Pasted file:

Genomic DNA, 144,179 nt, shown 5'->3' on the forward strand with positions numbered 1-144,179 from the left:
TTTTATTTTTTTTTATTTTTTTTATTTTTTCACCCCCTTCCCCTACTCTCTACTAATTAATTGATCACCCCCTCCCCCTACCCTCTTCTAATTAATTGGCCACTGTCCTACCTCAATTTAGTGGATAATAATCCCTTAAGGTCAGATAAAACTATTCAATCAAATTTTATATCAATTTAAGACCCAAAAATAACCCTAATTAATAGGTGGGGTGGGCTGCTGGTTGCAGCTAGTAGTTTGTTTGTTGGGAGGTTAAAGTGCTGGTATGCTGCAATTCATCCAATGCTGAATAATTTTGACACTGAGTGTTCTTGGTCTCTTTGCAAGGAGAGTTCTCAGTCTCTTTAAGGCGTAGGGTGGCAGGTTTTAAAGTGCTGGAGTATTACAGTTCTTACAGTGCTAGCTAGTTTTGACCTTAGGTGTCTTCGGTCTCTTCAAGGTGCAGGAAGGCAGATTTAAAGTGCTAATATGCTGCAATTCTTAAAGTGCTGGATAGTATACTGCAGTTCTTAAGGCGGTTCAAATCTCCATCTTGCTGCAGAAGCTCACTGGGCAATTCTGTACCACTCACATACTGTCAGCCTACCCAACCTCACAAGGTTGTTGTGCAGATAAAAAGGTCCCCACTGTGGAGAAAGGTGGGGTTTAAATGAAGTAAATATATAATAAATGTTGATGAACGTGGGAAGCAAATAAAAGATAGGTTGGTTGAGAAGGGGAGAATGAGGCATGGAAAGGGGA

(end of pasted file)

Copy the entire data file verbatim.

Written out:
Genomic DNA, 144,179 nt, shown 5'->3' on the forward strand with positions numbered 1-144,179 from the left:
TTTTATTTTTTTTTATTTTTTTTATTTTTTCACCCCCTTCCCCTACTCTCTACTAATTAATTGATCACCCCCTCCCCCTACCCTCTTCTAATTAATTGGCCACTGTCCTACCTCAATTTAGTGGATAATAATCCCTTAAGGTCAGATAAAACTATTCAATCAAATTTTATATCAATTTAAGACCCAAAAATAACCCTAATTAATAGGTGGGGTGGGCTGCTGGTTGCAGCTAGTAGTTTGTTTGTTGGGAGGTTAAAGTGCTGGTATGCTGCAATTCATCCAATGCTGAATAATTTTGACACTGAGTGTTCTTGGTCTCTTTGCAAGGAGAGTTCTCAGTCTCTTTAAGGCGTAGGGTGGCAGGTTTTAAAGTGCTGGAGTATTACAGTTCTTACAGTGCTAGCTAGTTTTGACCTTAGGTGTCTTCGGTCTCTTCAAGGTGCAGGAAGGCAGATTTAAAGTGCTAATATGCTGCAATTCTTAAAGTGCTGGATAGTATACTGCAGTTCTTAAGGCGGTTCAAATCTCCATCTTGCTGCAGAAGCTCACTGGGCAATTCTGTACCACTCACATACTGTCAGCCTACCCAACCTCACAAGGTTGTTGTGCAGATAAAAAGGTCCCCACTGTGGAGAAAGGTGGGGTTTAAATGAAGTAAATATATAATAAATGTTGATGAACGTGGGAAGCAAATAAAAGATAGGTTGGTTGAGAAGGGGAGAATGAGGCATGGAAAGGGGA